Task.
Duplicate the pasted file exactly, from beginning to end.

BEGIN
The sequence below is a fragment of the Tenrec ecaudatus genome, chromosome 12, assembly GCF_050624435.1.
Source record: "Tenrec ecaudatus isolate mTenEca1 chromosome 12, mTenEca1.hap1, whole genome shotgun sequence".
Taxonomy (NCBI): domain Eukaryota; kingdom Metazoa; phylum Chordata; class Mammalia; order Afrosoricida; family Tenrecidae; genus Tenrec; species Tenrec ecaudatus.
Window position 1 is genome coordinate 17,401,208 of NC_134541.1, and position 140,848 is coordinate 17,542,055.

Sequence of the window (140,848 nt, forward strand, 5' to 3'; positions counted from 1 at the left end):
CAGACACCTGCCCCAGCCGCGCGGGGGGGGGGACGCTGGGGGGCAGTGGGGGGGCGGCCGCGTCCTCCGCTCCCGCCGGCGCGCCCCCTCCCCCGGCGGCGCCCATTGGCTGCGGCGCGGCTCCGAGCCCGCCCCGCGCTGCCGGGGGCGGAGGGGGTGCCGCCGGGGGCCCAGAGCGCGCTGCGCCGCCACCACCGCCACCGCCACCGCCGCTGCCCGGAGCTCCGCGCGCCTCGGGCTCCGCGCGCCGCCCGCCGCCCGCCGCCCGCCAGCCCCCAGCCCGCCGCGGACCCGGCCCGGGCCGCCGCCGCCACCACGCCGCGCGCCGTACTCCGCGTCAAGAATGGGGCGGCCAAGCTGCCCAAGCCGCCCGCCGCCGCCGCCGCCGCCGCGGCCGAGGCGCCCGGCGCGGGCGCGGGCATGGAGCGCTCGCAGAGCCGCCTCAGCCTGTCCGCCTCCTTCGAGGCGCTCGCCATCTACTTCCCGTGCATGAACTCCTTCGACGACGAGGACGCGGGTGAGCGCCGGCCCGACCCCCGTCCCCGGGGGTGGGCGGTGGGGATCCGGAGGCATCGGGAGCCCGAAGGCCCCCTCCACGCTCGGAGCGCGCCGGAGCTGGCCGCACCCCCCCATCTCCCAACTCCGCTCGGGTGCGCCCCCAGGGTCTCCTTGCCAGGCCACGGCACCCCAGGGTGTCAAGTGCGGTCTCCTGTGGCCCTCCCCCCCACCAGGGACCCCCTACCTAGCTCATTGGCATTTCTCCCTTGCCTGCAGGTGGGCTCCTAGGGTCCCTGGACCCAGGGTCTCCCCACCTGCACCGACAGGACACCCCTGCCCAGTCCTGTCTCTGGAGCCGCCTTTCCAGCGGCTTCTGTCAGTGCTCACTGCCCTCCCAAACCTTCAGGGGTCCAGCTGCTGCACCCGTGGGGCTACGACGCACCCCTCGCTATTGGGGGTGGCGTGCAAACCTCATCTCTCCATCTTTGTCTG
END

The sequence below is a fragment of the Tenrec ecaudatus genome, chromosome 12, assembly GCF_050624435.1.
Source record: "Tenrec ecaudatus isolate mTenEca1 chromosome 12, mTenEca1.hap1, whole genome shotgun sequence".
Taxonomy (NCBI): domain Eukaryota; kingdom Metazoa; phylum Chordata; class Mammalia; order Afrosoricida; family Tenrecidae; genus Tenrec; species Tenrec ecaudatus.
Window position 1 is genome coordinate 17,401,208 of NC_134541.1, and position 140,848 is coordinate 17,542,055.

Sequence of the window (140,848 nt, forward strand, 5' to 3'; positions counted from 1 at the left end):
CAGACACCTGCCCCAGCCGCGCGGGGGGGGGGACGCTGGGGGGCAGTGGGGGGGCGGCCGCGTCCTCCGCTCCCGCCGGCGCGCCCCCTCCCCCGGCGGCGCCCATTGGCTGCGGCGCGGCTCCGAGCCCGCCCCGCGCTGCCGGGGGCGGAGGGGGTGCCGCCGGGGGCCCAGAGCGCGCTGCGCCGCCACCACCGCCACCGCCACCGCCGCTGCCCGGAGCTCCGCGCGCCTCGGGCTCCGCGCGCCGCCCGCCGCCCGCCGCCCGCCAGCCCCCAGCCCGCCGCGGACCCGGCCCGGGCCGCCGCCGCCACCACGCCGCGCGCCGTACTCCGCGTCAAGAATGGGGCGGCCAAGCTGCCCAAGCCGCCCGCCGCCGCCGCCGCCGCCGCGGCCGAGGCGCCCGGCGCGGGCGCGGGCATGGAGCGCTCGCAGAGCCGCCTCAGCCTGTCCGCCTCCTTCGAGGCGCTCGCCATCTACTTCCCGTGCATGAACTCCTTCGACGACGAGGACGCGGGTGAGCGCCGGCCCGACCCCCGTCCCCGGGGGTGGGCGGTGGGGATCCGGAGGCATCGGGAGCCCGAAGGCCCCCTCCACGCTCGGAGCGCGCCGGAGCTGGCCGCACCCCCCCATCTCCCAACTCCGCTCGGGTGCGCCCCCAGGGTCTCCTTGCCAGGCCACGGCACCCCAGGGTGTCAAGTGCGGTCTCCTGTGGCCCTCCCCCCCACCAGGGACCCCCTACCTAGCTCATTGGCATTTCTCCCTTGCCTGCAGGTGGGCTCCTAGGGTCCCTGGACCCAGGGTCTCCCCACCTGCACCGACAGGACACCCCTGCCCAGTCCTGTCTCTGGAGCCGCCTTTCCAGCGGCTTCTGTCAGTGCTCACTGCCCTCCCAAACCTTCAGGGGTCCAGCTGCTGCACCCGTGGGGCTACGACGCACCCCTCGCTATTGGGGGTGGCGTGCAAACCTCATCTCTCCATCTTTGTCTG